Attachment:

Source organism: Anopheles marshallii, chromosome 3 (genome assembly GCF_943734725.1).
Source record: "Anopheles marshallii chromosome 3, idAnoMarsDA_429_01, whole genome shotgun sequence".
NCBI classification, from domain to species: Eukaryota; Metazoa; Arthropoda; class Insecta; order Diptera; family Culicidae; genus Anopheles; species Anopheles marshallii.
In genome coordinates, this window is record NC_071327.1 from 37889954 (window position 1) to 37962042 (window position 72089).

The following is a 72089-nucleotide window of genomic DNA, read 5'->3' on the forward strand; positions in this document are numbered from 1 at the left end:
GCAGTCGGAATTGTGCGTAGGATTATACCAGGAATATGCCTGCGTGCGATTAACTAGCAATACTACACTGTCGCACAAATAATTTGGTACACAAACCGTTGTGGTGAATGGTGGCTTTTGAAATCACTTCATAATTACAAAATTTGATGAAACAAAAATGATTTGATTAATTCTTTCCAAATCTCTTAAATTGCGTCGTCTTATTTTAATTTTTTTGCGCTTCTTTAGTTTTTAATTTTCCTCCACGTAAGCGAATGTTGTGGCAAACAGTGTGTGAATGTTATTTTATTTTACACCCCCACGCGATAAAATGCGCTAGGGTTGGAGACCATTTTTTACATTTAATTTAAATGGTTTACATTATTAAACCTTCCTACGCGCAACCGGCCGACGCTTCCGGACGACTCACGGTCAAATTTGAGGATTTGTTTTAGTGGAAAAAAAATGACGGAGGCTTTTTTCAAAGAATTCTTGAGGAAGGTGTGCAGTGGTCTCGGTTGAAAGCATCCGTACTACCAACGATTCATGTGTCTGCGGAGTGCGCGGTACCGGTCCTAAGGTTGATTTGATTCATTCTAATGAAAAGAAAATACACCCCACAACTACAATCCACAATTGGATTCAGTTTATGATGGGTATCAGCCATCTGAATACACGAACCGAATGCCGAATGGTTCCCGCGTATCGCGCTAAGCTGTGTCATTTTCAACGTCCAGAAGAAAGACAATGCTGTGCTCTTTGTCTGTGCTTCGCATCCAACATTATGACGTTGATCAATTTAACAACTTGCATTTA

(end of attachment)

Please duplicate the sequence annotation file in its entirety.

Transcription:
Source organism: Anopheles marshallii, chromosome 3 (genome assembly GCF_943734725.1).
Source record: "Anopheles marshallii chromosome 3, idAnoMarsDA_429_01, whole genome shotgun sequence".
NCBI classification, from domain to species: Eukaryota; Metazoa; Arthropoda; class Insecta; order Diptera; family Culicidae; genus Anopheles; species Anopheles marshallii.
In genome coordinates, this window is record NC_071327.1 from 37889954 (window position 1) to 37962042 (window position 72089).

The following is a 72089-nucleotide window of genomic DNA, read 5'->3' on the forward strand; positions in this document are numbered from 1 at the left end:
GCAGTCGGAATTGTGCGTAGGATTATACCAGGAATATGCCTGCGTGCGATTAACTAGCAATACTACACTGTCGCACAAATAATTTGGTACACAAACCGTTGTGGTGAATGGTGGCTTTTGAAATCACTTCATAATTACAAAATTTGATGAAACAAAAATGATTTGATTAATTCTTTCCAAATCTCTTAAATTGCGTCGTCTTATTTTAATTTTTTTGCGCTTCTTTAGTTTTTAATTTTCCTCCACGTAAGCGAATGTTGTGGCAAACAGTGTGTGAATGTTATTTTATTTTACACCCCCACGCGATAAAATGCGCTAGGGTTGGAGACCATTTTTTACATTTAATTTAAATGGTTTACATTATTAAACCTTCCTACGCGCAACCGGCCGACGCTTCCGGACGACTCACGGTCAAATTTGAGGATTTGTTTTAGTGGAAAAAAAATGACGGAGGCTTTTTTCAAAGAATTCTTGAGGAAGGTGTGCAGTGGTCTCGGTTGAAAGCATCCGTACTACCAACGATTCATGTGTCTGCGGAGTGCGCGGTACCGGTCCTAAGGTTGATTTGATTCATTCTAATGAAAAGAAAATACACCCCACAACTACAATCCACAATTGGATTCAGTTTATGATGGGTATCAGCCATCTGAATACACGAACCGAATGCCGAATGGTTCCCGCGTATCGCGCTAAGCTGTGTCATTTTCAACGTCCAGAAGAAAGACAATGCTGTGCTCTTTGTCTGTGCTTCGCATCCAACATTATGACGTTGATCAATTTAACAACTTGCATTTA